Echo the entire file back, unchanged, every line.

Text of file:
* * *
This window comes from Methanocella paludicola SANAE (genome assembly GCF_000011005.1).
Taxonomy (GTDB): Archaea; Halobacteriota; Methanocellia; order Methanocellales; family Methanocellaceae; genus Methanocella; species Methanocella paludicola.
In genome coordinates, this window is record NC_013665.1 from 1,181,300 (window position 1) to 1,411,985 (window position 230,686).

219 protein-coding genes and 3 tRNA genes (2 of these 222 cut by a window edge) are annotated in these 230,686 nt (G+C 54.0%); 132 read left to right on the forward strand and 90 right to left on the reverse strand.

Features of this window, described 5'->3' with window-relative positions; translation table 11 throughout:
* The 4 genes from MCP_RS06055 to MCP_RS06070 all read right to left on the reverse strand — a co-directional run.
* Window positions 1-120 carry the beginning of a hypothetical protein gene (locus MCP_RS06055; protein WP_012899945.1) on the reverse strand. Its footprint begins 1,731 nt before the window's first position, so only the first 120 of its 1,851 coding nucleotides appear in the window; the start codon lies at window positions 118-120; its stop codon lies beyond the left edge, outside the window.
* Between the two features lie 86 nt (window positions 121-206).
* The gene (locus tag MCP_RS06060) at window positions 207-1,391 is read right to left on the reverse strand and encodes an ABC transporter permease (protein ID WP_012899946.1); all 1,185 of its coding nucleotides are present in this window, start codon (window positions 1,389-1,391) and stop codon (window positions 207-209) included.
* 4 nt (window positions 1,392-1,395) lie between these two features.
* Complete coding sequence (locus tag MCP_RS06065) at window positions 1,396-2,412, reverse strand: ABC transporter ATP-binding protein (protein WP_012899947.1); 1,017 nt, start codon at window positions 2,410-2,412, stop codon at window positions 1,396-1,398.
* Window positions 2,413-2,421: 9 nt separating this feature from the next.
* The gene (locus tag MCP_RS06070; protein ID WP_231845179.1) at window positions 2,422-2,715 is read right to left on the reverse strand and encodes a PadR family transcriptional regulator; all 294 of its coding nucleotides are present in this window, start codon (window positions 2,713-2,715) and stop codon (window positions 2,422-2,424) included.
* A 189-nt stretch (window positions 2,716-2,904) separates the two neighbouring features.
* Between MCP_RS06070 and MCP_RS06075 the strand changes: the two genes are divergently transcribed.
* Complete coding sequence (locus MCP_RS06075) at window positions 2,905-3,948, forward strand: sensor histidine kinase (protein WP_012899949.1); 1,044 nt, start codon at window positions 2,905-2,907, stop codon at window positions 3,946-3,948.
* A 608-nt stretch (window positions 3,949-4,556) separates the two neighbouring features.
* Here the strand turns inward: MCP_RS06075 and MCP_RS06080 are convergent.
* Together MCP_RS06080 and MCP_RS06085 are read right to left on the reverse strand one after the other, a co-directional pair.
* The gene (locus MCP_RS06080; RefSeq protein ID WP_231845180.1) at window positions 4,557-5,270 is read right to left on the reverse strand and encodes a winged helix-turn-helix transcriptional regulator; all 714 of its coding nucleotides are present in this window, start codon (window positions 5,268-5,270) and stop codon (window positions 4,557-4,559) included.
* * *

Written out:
This window comes from Methanocella paludicola SANAE (genome assembly GCF_000011005.1).
Taxonomy (GTDB): Archaea; Halobacteriota; Methanocellia; order Methanocellales; family Methanocellaceae; genus Methanocella; species Methanocella paludicola.
In genome coordinates, this window is record NC_013665.1 from 1,181,300 (window position 1) to 1,411,985 (window position 230,686).

219 protein-coding genes and 3 tRNA genes (2 of these 222 cut by a window edge) are annotated in these 230,686 nt (G+C 54.0%); 132 read left to right on the forward strand and 90 right to left on the reverse strand.

Features of this window, described 5'->3' with window-relative positions; translation table 11 throughout:
* The 4 genes from MCP_RS06055 to MCP_RS06070 all read right to left on the reverse strand — a co-directional run.
* Window positions 1-120 carry the beginning of a hypothetical protein gene (locus MCP_RS06055; protein WP_012899945.1) on the reverse strand. Its footprint begins 1,731 nt before the window's first position, so only the first 120 of its 1,851 coding nucleotides appear in the window; the start codon lies at window positions 118-120; its stop codon lies beyond the left edge, outside the window.
* Between the two features lie 86 nt (window positions 121-206).
* The gene (locus tag MCP_RS06060) at window positions 207-1,391 is read right to left on the reverse strand and encodes an ABC transporter permease (protein ID WP_012899946.1); all 1,185 of its coding nucleotides are present in this window, start codon (window positions 1,389-1,391) and stop codon (window positions 207-209) included.
* 4 nt (window positions 1,392-1,395) lie between these two features.
* Complete coding sequence (locus tag MCP_RS06065) at window positions 1,396-2,412, reverse strand: ABC transporter ATP-binding protein (protein WP_012899947.1); 1,017 nt, start codon at window positions 2,410-2,412, stop codon at window positions 1,396-1,398.
* Window positions 2,413-2,421: 9 nt separating this feature from the next.
* The gene (locus tag MCP_RS06070; protein ID WP_231845179.1) at window positions 2,422-2,715 is read right to left on the reverse strand and encodes a PadR family transcriptional regulator; all 294 of its coding nucleotides are present in this window, start codon (window positions 2,713-2,715) and stop codon (window positions 2,422-2,424) included.
* A 189-nt stretch (window positions 2,716-2,904) separates the two neighbouring features.
* Between MCP_RS06070 and MCP_RS06075 the strand changes: the two genes are divergently transcribed.
* Complete coding sequence (locus MCP_RS06075) at window positions 2,905-3,948, forward strand: sensor histidine kinase (protein WP_012899949.1); 1,044 nt, start codon at window positions 2,905-2,907, stop codon at window positions 3,946-3,948.
* A 608-nt stretch (window positions 3,949-4,556) separates the two neighbouring features.
* Here the strand turns inward: MCP_RS06075 and MCP_RS06080 are convergent.
* Together MCP_RS06080 and MCP_RS06085 are read right to left on the reverse strand one after the other, a co-directional pair.
* The gene (locus MCP_RS06080; RefSeq protein ID WP_231845180.1) at window positions 4,557-5,270 is read right to left on the reverse strand and encodes a winged helix-turn-helix transcriptional regulator; all 714 of its coding nucleotides are present in this window, start codon (window positions 5,268-5,270) and stop codon (window positions 4,557-4,559) included.